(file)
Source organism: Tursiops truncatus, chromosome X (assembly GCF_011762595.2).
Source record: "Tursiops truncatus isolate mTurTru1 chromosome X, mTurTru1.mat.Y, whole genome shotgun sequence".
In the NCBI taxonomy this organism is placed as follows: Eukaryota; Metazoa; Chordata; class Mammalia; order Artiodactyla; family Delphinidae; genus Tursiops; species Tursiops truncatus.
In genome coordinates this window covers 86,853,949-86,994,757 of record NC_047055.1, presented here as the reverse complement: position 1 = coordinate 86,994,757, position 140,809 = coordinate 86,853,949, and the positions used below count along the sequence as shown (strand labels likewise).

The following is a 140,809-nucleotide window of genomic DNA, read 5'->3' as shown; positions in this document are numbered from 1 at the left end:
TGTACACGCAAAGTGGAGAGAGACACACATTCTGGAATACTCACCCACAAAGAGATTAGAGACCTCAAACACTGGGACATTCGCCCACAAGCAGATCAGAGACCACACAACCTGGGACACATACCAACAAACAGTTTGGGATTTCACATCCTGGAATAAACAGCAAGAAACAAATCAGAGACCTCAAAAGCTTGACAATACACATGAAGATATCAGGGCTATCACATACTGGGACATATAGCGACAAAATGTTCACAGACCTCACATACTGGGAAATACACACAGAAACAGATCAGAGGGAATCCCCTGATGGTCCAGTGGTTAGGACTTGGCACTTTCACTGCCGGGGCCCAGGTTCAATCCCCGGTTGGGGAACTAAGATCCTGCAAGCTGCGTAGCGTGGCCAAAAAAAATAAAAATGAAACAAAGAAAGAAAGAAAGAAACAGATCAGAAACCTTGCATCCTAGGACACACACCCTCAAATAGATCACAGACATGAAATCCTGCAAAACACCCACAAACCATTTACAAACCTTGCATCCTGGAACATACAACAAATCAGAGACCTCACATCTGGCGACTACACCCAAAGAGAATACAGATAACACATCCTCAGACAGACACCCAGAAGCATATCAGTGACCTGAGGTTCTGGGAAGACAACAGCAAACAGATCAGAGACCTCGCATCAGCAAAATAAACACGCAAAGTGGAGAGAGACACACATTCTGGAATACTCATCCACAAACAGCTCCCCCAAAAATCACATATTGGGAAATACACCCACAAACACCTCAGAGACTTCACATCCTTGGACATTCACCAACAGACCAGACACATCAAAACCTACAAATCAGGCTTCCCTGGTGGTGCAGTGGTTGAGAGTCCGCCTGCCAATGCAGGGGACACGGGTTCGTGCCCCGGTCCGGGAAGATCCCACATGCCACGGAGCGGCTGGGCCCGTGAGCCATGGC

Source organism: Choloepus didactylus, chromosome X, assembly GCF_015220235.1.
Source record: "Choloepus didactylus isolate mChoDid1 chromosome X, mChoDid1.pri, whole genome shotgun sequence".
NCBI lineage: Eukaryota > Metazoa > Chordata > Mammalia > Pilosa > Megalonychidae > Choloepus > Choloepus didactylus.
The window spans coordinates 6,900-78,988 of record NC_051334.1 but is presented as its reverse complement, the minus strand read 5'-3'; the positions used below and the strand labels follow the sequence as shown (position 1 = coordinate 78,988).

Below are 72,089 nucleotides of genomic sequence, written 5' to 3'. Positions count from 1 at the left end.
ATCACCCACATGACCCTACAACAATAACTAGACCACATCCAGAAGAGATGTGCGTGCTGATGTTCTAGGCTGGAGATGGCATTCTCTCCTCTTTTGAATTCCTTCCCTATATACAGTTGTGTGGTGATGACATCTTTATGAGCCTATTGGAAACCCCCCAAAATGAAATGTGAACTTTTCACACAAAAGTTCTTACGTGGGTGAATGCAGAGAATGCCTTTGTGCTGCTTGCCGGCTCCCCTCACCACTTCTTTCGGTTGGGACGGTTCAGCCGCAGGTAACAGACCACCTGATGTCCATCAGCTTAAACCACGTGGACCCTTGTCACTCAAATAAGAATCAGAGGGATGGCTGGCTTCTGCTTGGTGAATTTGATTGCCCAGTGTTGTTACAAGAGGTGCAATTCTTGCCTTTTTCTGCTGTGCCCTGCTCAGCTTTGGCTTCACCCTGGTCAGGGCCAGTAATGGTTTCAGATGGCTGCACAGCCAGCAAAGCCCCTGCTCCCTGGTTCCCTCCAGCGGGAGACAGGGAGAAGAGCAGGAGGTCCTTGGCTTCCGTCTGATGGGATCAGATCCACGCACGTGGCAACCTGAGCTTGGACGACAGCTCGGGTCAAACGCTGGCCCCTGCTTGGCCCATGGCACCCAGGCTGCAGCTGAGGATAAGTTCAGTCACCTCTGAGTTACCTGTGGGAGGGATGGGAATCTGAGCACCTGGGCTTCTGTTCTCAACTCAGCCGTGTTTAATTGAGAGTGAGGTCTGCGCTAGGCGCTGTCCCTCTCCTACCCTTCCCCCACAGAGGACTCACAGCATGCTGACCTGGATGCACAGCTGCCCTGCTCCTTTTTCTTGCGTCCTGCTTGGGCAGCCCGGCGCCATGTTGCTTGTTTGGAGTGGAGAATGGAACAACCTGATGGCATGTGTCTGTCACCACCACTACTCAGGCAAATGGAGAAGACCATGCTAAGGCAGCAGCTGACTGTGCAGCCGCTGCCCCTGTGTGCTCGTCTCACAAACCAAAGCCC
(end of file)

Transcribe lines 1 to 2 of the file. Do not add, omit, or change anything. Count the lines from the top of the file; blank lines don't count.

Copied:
Source organism: Tursiops truncatus, chromosome X (assembly GCF_011762595.2).
Source record: "Tursiops truncatus isolate mTurTru1 chromosome X, mTurTru1.mat.Y, whole genome shotgun sequence".